MADRID (Reuters) - Spain’s economy grew between October and December as domestic demand and investments improved, data showed, adding to signs that its recovery from recession is slowly gaining traction.
Gross Domestic Product (GDP) expanded by 0.2 percent in the fourth quarter from the third, its second quarterly expansion in a row, Thursday’s final National Statistics Institute (INE) data showed. The economy contracted 0.2 percent year-on-year.
Both figures were below INE estimates given earlier this year of a 0.3 percent quarterly expansion and a 0.1 percent annual drop, though analysts played down the growth gap.
“There’s been a small downward revision, but it doesn’t change the overall picture dramatically,” said Silvio Peruzzo, economist at Nomura.
“The recovery is clearly on track and accelerating with investment and consumer demand improving.”
In Spain, domestic demand is worth around two thirds of output and, after a burst property bubble in 2008 left millions out of work, has been a heavy drag on the economy as both consumers and businesses reined in spending.
The economy shrank 1.2 percent in 2013 from a year earlier, its fourth annual contraction in five years and cutting its overall worth to 1.023 trillion euros ($1.40 trillion) - the lowest figure since 2006.
In the fourth quarter, domestic demand had a negative drag on GDP of 0.6 percentage points compared to 2.5 percentage points a quarter earlier. Exports lifted GDP by 0.4 percentage points, down from 1 percent a quarter earlier.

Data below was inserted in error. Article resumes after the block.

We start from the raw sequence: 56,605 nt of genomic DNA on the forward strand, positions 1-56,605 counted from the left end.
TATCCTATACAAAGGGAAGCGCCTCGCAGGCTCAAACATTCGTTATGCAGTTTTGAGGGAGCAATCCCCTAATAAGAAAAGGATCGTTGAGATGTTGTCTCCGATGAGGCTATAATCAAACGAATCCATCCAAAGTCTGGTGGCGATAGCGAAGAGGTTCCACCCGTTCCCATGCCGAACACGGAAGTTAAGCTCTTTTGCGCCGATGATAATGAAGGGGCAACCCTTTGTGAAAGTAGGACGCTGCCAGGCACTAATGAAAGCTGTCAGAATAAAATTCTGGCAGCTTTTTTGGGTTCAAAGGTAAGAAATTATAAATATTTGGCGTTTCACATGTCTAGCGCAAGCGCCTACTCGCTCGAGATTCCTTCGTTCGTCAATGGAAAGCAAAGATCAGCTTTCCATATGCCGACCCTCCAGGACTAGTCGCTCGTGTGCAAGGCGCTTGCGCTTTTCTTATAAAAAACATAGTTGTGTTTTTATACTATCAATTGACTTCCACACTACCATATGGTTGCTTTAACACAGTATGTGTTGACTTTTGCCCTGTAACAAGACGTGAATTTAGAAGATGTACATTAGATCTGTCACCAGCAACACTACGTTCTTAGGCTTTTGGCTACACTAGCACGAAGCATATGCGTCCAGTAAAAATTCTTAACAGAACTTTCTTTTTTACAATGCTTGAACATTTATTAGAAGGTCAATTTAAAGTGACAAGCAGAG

Household spending grew in the fourth quarter on an annual basis for the first time since the start of 2011 and while investment remained negative, dragged down by a still weak construction sector, it was the strongest reading in six years.
The return to economic growth in the third quarter and better-than-expected expansion towards the end of the year, prompted the International Monetary Fund and European Commision, to upgrade their forecasts for this year.
Prime Minister Mariano Rajoy said in his state of the nation address earlier this week he saw the economy growing 1 percent this year and 1.5 percent next.
In a further boost for the euro zone’s fourth largest economy, which less than two years ago was close to needing billions in international aid, Moody’s rating service raised its debt rating for the first time since its 2010 AAA rating was downgraded.
But Spain is still nursing serious imbalances, notably a 26 percent unemployment rate and one of the highest budget deficits in the euro zone.
Reporting by Paul Day; Editing by Elisabeth O'Leary, John Stonestreet